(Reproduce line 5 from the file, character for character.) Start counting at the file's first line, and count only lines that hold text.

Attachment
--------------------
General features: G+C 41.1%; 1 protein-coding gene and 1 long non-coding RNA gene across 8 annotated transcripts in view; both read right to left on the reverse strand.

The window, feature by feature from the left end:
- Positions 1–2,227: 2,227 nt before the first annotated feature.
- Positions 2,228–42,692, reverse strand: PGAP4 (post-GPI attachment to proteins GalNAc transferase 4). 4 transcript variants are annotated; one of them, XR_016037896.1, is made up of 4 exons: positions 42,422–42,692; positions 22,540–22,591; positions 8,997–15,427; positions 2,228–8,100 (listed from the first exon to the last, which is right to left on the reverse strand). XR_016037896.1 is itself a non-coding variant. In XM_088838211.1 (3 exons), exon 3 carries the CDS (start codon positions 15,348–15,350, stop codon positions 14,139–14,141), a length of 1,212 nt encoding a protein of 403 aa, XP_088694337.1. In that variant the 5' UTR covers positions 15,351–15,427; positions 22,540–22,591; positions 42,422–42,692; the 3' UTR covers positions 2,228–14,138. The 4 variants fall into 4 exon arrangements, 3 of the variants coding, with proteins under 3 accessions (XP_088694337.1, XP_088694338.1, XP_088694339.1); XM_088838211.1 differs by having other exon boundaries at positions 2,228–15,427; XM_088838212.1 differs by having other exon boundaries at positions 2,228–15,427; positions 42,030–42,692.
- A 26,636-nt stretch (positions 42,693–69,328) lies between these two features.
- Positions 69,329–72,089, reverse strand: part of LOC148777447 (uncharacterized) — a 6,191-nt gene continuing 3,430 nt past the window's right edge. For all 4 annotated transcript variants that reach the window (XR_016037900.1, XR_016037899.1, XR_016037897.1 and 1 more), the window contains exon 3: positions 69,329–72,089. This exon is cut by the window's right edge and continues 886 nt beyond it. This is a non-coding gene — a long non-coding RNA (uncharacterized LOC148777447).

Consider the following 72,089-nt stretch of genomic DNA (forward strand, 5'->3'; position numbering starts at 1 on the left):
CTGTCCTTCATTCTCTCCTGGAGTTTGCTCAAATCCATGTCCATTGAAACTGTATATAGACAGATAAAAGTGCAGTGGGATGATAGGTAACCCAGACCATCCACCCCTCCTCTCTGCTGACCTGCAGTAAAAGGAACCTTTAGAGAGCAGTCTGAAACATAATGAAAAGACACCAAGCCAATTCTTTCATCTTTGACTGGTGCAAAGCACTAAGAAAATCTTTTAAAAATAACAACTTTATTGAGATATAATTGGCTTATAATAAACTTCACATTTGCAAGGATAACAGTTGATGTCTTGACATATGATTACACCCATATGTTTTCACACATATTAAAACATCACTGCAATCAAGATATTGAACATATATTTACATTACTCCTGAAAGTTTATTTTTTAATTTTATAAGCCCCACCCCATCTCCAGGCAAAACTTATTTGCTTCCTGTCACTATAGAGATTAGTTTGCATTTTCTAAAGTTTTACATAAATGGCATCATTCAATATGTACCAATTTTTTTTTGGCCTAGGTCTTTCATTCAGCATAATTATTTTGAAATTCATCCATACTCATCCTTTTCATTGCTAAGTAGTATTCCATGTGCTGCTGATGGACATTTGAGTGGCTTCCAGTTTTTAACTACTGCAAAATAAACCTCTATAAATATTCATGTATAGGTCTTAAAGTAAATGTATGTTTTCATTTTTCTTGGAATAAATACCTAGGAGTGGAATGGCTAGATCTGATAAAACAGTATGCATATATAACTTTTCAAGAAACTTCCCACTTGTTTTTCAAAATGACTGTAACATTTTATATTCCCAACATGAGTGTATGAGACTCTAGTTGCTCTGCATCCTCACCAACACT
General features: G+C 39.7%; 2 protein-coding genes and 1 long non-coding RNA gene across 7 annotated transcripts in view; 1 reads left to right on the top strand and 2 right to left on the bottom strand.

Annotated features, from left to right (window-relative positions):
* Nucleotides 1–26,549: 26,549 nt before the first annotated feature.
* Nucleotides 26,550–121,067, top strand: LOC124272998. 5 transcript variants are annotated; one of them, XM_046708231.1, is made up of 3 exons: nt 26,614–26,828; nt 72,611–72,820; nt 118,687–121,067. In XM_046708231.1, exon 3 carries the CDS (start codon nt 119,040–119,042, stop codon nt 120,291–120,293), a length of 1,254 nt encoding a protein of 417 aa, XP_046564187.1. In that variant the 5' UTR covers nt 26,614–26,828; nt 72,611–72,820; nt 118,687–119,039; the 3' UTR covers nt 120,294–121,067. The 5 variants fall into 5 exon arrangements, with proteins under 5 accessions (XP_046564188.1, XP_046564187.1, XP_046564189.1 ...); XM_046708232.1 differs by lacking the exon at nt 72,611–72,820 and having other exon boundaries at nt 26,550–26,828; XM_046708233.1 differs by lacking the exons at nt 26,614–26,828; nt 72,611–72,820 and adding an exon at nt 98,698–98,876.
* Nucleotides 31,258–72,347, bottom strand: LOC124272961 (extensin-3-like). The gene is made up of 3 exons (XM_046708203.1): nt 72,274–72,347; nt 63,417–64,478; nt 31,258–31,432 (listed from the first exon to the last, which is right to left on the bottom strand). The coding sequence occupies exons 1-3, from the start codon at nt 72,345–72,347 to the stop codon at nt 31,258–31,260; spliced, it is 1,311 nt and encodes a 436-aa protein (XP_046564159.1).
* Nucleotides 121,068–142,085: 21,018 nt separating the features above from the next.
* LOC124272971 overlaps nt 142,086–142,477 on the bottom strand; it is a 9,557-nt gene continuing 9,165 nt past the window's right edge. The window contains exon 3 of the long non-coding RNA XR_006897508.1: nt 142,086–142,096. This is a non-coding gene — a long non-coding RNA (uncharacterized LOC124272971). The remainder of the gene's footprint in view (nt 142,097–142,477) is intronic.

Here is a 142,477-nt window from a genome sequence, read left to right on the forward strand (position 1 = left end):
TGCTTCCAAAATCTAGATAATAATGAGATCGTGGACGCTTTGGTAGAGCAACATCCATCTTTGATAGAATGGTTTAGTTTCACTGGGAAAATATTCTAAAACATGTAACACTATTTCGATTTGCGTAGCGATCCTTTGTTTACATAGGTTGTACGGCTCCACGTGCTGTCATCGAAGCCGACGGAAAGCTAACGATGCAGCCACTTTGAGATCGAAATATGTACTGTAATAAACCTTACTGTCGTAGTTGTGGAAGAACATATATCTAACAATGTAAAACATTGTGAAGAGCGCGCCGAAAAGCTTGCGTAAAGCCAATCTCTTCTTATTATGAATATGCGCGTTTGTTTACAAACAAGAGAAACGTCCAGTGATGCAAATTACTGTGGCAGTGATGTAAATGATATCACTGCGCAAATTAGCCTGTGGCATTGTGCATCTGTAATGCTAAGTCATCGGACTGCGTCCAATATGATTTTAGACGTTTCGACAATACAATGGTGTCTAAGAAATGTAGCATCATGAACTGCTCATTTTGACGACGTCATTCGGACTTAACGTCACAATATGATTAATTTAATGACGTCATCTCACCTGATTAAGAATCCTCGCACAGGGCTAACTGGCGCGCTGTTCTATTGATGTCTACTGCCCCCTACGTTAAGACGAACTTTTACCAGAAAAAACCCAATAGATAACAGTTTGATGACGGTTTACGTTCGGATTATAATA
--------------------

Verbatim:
- A 26,636-nt stretch (positions 42,693–69,328) lies between these two features.